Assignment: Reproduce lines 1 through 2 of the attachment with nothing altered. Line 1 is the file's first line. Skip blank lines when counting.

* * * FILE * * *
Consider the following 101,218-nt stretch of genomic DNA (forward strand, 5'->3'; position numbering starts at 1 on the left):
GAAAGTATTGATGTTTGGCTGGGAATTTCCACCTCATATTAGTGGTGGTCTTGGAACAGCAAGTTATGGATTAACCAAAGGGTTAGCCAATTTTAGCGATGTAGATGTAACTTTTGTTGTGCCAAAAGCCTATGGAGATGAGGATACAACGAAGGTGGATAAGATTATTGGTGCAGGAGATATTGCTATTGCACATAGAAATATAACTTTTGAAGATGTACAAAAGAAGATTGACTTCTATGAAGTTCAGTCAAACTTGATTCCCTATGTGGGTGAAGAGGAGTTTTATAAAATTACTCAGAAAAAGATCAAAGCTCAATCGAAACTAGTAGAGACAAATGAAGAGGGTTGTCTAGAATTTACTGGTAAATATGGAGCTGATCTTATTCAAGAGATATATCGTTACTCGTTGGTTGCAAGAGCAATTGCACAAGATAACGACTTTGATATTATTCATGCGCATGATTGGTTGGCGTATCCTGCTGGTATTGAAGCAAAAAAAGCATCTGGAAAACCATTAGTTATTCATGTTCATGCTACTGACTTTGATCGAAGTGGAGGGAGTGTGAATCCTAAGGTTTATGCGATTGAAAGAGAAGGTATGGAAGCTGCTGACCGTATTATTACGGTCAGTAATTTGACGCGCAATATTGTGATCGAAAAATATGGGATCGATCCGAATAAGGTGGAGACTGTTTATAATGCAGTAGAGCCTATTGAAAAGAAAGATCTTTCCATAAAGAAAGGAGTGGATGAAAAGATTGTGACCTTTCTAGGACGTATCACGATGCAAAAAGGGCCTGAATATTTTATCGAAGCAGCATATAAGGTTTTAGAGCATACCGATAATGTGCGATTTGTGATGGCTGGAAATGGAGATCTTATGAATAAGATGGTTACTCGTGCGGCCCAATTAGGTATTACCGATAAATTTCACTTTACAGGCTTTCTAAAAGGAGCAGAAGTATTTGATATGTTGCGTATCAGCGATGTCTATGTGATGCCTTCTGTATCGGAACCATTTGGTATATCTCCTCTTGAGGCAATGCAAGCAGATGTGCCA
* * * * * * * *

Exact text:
Consider the following 101,218-nt stretch of genomic DNA (forward strand, 5'->3'; position numbering starts at 1 on the left):
GAAAGTATTGATGTTTGGCTGGGAATTTCCACCTCATATTAGTGGTGGTCTTGGAACAGCAAGTTATGGATTAACCAAAGGGTTAGCCAATTTTAGCGATGTAGATGTAACTTTTGTTGTGCCAAAAGCCTATGGAGATGAGGATACAACGAAGGTGGATAAGATTATTGGTGCAGGAGATATTGCTATTGCACATAGAAATATAACTTTTGAAGATGTACAAAAGAAGATTGACTTCTATGAAGTTCAGTCAAACTTGATTCCCTATGTGGGTGAAGAGGAGTTTTATAAAATTACTCAGAAAAAGATCAAAGCTCAATCGAAACTAGTAGAGACAAATGAAGAGGGTTGTCTAGAATTTACTGGTAAATATGGAGCTGATCTTATTCAAGAGATATATCGTTACTCGTTGGTTGCAAGAGCAATTGCACAAGATAACGACTTTGATATTATTCATGCGCATGATTGGTTGGCGTATCCTGCTGGTATTGAAGCAAAAAAAGCATCTGGAAAACCATTAGTTATTCATGTTCATGCTACTGACTTTGATCGAAGTGGAGGGAGTGTGAATCCTAAGGTTTATGCGATTGAAAGAGAAGGTATGGAAGCTGCTGACCGTATTATTACGGTCAGTAATTTGACGCGCAATATTGTGATCGAAAAATATGGGATCGATCCGAATAAGGTGGAGACTGTTTATAATGCAGTAGAGCCTATTGAAAAGAAAGATCTTTCCATAAAGAAAGGAGTGGATGAAAAGATTGTGACCTTTCTAGGACGTATCACGATGCAAAAAGGGCCTGAATATTTTATCGAAGCAGCATATAAGGTTTTAGAGCATACCGATAATGTGCGATTTGTGATGGCTGGAAATGGAGATCTTATGAATAAGATGGTTACTCGTGCGGCCCAATTAGGTATTACCGATAAATTTCACTTTACAGGCTTTCTAAAAGGAGCAGAAGTATTTGATATGTTGCGTATCAGCGATGTCTATGTGATGCCTTCTGTATCGGAACCATTTGGTATATCTCCTCTTGAGGCAATGCAAGCAGATGTGCCA